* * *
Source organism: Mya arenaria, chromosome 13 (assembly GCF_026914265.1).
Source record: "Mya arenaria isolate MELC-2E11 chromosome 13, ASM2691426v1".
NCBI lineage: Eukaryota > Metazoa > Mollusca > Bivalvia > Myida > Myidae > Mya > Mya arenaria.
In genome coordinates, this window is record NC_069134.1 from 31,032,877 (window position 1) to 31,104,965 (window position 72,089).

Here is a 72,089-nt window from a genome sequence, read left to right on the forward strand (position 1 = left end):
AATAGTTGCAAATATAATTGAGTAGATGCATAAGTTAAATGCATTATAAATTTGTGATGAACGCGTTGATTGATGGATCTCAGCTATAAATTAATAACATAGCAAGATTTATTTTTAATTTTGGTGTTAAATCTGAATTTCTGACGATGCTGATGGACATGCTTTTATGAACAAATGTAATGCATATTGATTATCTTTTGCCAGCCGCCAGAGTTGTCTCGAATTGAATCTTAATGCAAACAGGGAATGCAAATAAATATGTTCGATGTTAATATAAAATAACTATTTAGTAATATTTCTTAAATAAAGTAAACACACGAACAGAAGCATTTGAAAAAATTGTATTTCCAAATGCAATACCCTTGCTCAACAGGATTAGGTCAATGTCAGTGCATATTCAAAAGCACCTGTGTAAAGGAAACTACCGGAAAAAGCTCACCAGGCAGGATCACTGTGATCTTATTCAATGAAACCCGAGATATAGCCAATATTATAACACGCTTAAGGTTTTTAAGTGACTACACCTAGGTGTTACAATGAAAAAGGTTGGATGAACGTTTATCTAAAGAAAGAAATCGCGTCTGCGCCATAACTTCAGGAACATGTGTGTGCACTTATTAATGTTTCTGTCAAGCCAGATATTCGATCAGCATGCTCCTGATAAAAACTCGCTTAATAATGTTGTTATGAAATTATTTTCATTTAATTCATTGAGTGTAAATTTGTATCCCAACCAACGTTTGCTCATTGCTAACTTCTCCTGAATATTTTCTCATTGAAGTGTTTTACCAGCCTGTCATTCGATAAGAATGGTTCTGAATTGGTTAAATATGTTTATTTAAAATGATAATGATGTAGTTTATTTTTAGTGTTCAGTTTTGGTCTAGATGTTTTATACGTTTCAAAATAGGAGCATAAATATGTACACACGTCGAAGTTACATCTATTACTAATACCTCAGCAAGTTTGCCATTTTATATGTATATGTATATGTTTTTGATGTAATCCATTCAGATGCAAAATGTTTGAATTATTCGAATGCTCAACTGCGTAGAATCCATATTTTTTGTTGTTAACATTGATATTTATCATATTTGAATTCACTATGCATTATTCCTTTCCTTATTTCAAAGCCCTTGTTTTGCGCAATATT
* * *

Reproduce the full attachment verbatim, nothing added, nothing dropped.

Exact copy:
Source organism: Mya arenaria, chromosome 13 (assembly GCF_026914265.1).
Source record: "Mya arenaria isolate MELC-2E11 chromosome 13, ASM2691426v1".
NCBI lineage: Eukaryota > Metazoa > Mollusca > Bivalvia > Myida > Myidae > Mya > Mya arenaria.
In genome coordinates, this window is record NC_069134.1 from 31,032,877 (window position 1) to 31,104,965 (window position 72,089).

Here is a 72,089-nt window from a genome sequence, read left to right on the forward strand (position 1 = left end):
AATAGTTGCAAATATAATTGAGTAGATGCATAAGTTAAATGCATTATAAATTTGTGATGAACGCGTTGATTGATGGATCTCAGCTATAAATTAATAACATAGCAAGATTTATTTTTAATTTTGGTGTTAAATCTGAATTTCTGACGATGCTGATGGACATGCTTTTATGAACAAATGTAATGCATATTGATTATCTTTTGCCAGCCGCCAGAGTTGTCTCGAATTGAATCTTAATGCAAACAGGGAATGCAAATAAATATGTTCGATGTTAATATAAAATAACTATTTAGTAATATTTCTTAAATAAAGTAAACACACGAACAGAAGCATTTGAAAAAATTGTATTTCCAAATGCAATACCCTTGCTCAACAGGATTAGGTCAATGTCAGTGCATATTCAAAAGCACCTGTGTAAAGGAAACTACCGGAAAAAGCTCACCAGGCAGGATCACTGTGATCTTATTCAATGAAACCCGAGATATAGCCAATATTATAACACGCTTAAGGTTTTTAAGTGACTACACCTAGGTGTTACAATGAAAAAGGTTGGATGAACGTTTATCTAAAGAAAGAAATCGCGTCTGCGCCATAACTTCAGGAACATGTGTGTGCACTTATTAATGTTTCTGTCAAGCCAGATATTCGATCAGCATGCTCCTGATAAAAACTCGCTTAATAATGTTGTTATGAAATTATTTTCATTTAATTCATTGAGTGTAAATTTGTATCCCAACCAACGTTTGCTCATTGCTAACTTCTCCTGAATATTTTCTCATTGAAGTGTTTTACCAGCCTGTCATTCGATAAGAATGGTTCTGAATTGGTTAAATATGTTTATTTAAAATGATAATGATGTAGTTTATTTTTAGTGTTCAGTTTTGGTCTAGATGTTTTATACGTTTCAAAATAGGAGCATAAATATGTACACACGTCGAAGTTACATCTATTACTAATACCTCAGCAAGTTTGCCATTTTATATGTATATGTATATGTTTTTGATGTAATCCATTCAGATGCAAAATGTTTGAATTATTCGAATGCTCAACTGCGTAGAATCCATATTTTTTGTTGTTAACATTGATATTTATCATATTTGAATTCACTATGCATTATTCCTTTCCTTATTTCAAAGCCCTTGTTTTGCGCAATATT